My FOLLOW UP RESPONSE: This feels so difficult to address with words because it's still a newer experience for me so I don't have much language to explain yet, but I was pleasantly surprised when some things I thought were ME had died, and I found that I was still there...not the "I" I had known before, but a deeper, older "I." It was like a memory of the me I had long forgotten. And it didn't seem to have anything to do with being human, my gender, my relationships, my beliefs, and so on...

OR QUESTIONER MAY REPLY: My belief in God as a man in form motivates me to know there is someone actually aware of when I'm doing "good" things & "bad" things. If there wasn't someone there I'm afraid I wouldn't have any direction and would not be as fulfilled in life. "If I didn't believe in God I don't know where I'd be."

ME: In that case, experience with a form-based God may be very helpful. I think it's why religions have been such a helpful part of the healing process for so many people. They've given a story of love and forgiveness that one can (maybe) wrap their head around. Example...If you see God as a father, and you've been a father, or know how your father was with you (or at least how you wanted him to be) it may help you bring in attributes of protection, compassion, understanding, strength, etc. to your own process of learning/healing to visualize a "father God."

The flip side is that whomever you would see a "parent-God" to be, would be a projection of your own experiences of who your own parents were, who you wanted them to be, and who you yourself, as a father or mother, want to be. So, again to believe that your perceptions signify an absolute can be problematic, esp. for someone with an abusive parent. But, even for those of us with "loving" & "safe" parents, this can prove problematic because all human parents have their own humanness, and we may assume some of their attributes to be the best or right way...not knowing there even could be another way. When we put these attributes on God believing that is what judges us, it can get quite sticky.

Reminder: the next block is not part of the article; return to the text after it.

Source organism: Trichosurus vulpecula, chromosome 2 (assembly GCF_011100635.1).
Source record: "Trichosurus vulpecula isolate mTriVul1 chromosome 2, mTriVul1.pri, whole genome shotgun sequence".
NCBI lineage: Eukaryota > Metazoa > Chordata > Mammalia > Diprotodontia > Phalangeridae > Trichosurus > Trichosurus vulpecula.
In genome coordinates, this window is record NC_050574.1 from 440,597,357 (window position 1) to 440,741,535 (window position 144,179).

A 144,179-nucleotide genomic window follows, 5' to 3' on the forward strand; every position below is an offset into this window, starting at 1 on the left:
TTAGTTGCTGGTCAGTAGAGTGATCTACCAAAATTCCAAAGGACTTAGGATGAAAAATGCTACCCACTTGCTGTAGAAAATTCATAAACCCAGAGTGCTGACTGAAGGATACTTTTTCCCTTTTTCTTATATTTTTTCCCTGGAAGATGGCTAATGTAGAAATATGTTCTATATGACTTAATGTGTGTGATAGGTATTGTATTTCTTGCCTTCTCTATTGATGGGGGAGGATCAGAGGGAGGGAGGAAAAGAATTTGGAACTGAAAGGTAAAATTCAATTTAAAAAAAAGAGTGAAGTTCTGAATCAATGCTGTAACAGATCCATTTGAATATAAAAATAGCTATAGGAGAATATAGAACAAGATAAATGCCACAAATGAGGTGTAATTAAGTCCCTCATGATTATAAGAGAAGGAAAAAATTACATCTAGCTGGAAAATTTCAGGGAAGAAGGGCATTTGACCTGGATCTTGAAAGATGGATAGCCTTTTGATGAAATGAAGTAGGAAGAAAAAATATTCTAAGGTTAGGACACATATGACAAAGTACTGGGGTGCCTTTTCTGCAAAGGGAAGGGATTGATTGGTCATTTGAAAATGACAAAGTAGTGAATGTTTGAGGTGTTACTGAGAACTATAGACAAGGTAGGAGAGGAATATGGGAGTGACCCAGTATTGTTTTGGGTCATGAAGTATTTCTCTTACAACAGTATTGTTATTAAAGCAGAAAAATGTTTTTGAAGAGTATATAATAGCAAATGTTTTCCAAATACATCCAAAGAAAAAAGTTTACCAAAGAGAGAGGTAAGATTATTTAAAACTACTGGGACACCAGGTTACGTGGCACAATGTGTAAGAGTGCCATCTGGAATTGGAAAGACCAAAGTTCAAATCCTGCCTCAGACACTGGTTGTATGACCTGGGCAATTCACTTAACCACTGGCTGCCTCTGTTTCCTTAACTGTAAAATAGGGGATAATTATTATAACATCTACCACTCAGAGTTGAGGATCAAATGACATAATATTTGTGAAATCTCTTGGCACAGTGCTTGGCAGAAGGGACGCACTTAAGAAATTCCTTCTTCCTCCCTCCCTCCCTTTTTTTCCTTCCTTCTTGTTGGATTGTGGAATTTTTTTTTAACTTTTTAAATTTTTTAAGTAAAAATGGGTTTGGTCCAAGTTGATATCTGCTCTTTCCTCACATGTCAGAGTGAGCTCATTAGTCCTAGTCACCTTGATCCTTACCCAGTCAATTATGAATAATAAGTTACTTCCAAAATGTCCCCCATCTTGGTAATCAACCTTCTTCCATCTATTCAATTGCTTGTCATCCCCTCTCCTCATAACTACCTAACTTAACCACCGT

So, while believing in a "loving father God" for the majority of my life did prove a way to "keep me in line," it didn't leave room for the whole process of building trust with myself. Because in the areas that I just couldn't "keep in line," I was feeling guilty and beating myself up, or just numbing out (which is precursor to out-of balanced behaviors, and addictive cravings). Thinking...I just needed to try harder (read more scriptures, pray or fast more). I felt weak, inadequate, and was always petitioning something outside myself to give me more strength. When my belief in a literal "man" as my creator and judge began to drop gave me a chance to sit in my "weaknesses," "cravings," etc. without judgement and see what it was they were really all about. It also gave me a chance to begin to watch what I'd judged others for (drinking, coffee, sex before marriage, secular sundays, etc.) without judgement so that I could watch what my own fears of these things were really about, and begin to think about making choices based on understanding cause and effect (which are often circumstantial and based on intention).

I'm learning that I can choose health for me, because I love myself and honor my life. I don't need to love and appease someone outside me (though again...a helpful part of the process when we're going through moments that we don't remember our goodness or that we're worthy of self-love). So I thank all of those that have been my "Gods" (and sometimes still are) when I feel empty inside and am in process of rebuilding from a hurt or parents, siblings, nieces, nephews, friends, boyfriends, teachers, mentors, healers, pets, clients, the picture of my mormon God, yoga, the mountains....thank you all for remembering who I am when I didn't know how to remember myself.

If you were to ask if I believe in God I would look into your eyes. I would want to see all the things that made you forget that you were "God" of your experiences. Maybe then we'd remember each other, and there probably wouldn't be anything to say.

"A medieval Christian proverb says, 'To search for God is to insult God.' This saying implies that God is always present and any search for him is a refusal of this fact. We are westerners and have to search in order to learn that there is no search."

- Robert A. Johnson in "HE."

Sunday, December 30, 2012

The Trapeze

(post originally written on Dec. 9th)